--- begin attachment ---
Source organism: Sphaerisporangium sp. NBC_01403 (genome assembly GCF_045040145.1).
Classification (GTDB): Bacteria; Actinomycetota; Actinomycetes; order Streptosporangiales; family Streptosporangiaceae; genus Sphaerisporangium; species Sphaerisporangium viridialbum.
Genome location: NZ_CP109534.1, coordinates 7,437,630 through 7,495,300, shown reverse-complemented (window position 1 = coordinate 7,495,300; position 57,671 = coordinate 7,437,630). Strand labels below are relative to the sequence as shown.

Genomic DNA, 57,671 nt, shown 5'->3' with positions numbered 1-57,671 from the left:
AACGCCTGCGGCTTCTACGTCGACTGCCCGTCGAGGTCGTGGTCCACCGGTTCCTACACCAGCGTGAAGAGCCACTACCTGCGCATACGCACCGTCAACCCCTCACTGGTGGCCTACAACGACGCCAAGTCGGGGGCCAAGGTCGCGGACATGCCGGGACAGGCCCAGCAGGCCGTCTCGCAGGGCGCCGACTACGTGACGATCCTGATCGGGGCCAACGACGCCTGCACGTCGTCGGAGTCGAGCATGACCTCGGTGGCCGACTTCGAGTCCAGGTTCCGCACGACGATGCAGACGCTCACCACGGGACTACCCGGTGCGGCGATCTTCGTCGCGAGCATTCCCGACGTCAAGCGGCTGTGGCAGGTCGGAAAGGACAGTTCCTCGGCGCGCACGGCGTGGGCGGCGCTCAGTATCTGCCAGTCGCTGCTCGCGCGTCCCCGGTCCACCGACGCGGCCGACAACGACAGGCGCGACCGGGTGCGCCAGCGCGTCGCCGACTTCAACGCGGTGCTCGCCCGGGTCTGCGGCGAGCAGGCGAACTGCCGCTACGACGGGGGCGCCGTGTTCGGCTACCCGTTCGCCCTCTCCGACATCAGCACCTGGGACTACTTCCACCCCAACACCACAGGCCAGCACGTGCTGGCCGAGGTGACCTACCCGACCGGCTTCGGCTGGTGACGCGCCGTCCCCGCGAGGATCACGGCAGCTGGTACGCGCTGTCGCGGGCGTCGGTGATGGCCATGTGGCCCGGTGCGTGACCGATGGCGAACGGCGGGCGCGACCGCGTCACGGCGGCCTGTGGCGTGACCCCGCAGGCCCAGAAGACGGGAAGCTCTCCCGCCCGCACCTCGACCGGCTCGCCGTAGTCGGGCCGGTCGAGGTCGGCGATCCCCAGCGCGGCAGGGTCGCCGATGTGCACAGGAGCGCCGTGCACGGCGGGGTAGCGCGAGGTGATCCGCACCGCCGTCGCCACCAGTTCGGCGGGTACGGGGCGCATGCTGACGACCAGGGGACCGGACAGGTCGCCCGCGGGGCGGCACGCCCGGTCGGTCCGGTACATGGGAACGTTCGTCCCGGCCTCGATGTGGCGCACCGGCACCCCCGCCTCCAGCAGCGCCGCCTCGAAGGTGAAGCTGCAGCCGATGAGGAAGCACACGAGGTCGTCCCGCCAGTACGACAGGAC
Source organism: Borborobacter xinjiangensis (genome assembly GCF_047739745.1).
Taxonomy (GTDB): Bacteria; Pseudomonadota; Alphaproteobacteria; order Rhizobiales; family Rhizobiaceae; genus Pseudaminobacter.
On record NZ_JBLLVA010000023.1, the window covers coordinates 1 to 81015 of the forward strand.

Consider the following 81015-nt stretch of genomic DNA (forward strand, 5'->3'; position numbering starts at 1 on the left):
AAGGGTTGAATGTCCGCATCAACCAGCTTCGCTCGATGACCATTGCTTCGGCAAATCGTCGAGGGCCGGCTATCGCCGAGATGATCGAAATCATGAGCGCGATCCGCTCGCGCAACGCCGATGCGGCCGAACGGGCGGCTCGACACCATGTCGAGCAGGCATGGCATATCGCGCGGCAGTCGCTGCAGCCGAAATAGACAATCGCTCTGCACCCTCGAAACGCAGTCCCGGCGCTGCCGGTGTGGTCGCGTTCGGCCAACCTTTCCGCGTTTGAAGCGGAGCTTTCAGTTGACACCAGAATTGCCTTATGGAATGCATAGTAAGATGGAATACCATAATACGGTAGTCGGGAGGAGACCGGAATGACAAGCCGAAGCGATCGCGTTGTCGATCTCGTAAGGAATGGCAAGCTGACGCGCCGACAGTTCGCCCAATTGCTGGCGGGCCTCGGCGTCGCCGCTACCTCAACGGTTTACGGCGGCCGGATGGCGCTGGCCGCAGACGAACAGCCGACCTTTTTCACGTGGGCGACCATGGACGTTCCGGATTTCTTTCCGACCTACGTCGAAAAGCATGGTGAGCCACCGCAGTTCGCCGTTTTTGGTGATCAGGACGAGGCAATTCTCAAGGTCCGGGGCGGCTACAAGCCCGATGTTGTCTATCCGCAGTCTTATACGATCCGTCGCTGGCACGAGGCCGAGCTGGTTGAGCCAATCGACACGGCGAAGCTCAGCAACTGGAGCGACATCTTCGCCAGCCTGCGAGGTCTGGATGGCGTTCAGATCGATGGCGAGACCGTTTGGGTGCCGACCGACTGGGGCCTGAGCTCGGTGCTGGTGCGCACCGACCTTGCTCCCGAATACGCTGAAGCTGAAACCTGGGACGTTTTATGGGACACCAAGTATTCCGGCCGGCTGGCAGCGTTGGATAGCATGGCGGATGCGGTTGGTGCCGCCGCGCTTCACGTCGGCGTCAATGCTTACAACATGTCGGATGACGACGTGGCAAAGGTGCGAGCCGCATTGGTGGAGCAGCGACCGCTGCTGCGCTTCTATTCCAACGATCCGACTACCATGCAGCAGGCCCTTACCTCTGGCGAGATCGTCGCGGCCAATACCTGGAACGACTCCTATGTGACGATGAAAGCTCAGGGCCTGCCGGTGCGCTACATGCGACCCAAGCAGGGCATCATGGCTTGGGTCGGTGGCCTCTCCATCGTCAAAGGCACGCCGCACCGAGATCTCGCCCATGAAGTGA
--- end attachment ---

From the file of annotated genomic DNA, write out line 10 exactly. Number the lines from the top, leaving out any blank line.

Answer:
AAGGGTTGAATGTCCGCATCAACCAGCTTCGCTCGATGACCATTGCTTCGGCAAATCGTCGAGGGCCGGCTATCGCCGAGATGATCGAAATCATGAGCGCGATCCGCTCGCGCAACGCCGATGCGGCCGAACGGGCGGCTCGACACCATGTCGAGCAGGCATGGCATATCGCGCGGCAGTCGCTGCAGCCGAAATAGACAATCGCTCTGCACCCTCGAAACGCAGTCCCGGCGCTGCCGGTGTGGTCGCGTTCGGCCAACCTTTCCGCGTTTGAAGCGGAGCTTTCAGTTGACACCAGAATTGCCTTATGGAATGCATAGTAAGATGGAATACCATAATACGGTAGTCGGGAGGAGACCGGAATGACAAGCCGAAGCGATCGCGTTGTCGATCTCGTAAGGAATGGCAAGCTGACGCGCCGACAGTTCGCCCAATTGCTGGCGGGCCTCGGCGTCGCCGCTACCTCAACGGTTTACGGCGGCCGGATGGCGCTGGCCGCAGACGAACAGCCGACCTTTTTCACGTGGGCGACCATGGACGTTCCGGATTTCTTTCCGACCTACGTCGAAAAGCATGGTGAGCCACCGCAGTTCGCCGTTTTTGGTGATCAGGACGAGGCAATTCTCAAGGTCCGGGGCGGCTACAAGCCCGATGTTGTCTATCCGCAGTCTTATACGATCCGTCGCTGGCACGAGGCCGAGCTGGTTGAGCCAATCGACACGGCGAAGCTCAGCAACTGGAGCGACATCTTCGCCAGCCTGCGAGGTCTGGATGGCGTTCAGATCGATGGCGAGACCGTTTGGGTGCCGACCGACTGGGGCCTGAGCTCGGTGCTGGTGCGCACCGACCTTGCTCCCGAATACGCTGAAGCTGAAACCTGGGACGTTTTATGGGACACCAAGTATTCCGGCCGGCTGGCAGCGTTGGATAGCATGGCGGATGCGGTTGGTGCCGCCGCGCTTCACGTCGGCGTCAATGCTTACAACATGTCGGATGACGACGTGGCAAAGGTGCGAGCCGCATTGGTGGAGCAGCGACCGCTGCTGCGCTTCTATTCCAACGATCCGACTACCATGCAGCAGGCCCTTACCTCTGGCGAGATCGTCGCGGCCAATACCTGGAACGACTCCTATGTGACGATGAAAGCTCAGGGCCTGCCGGTGCGCTACATGCGACCCAAGCAGGGCATCATGGCTTGGGTCGGTGGCCTCTCCATCGTCAAAGGCACGCCGCACCGAGATCTCGCCCATGAAGTGA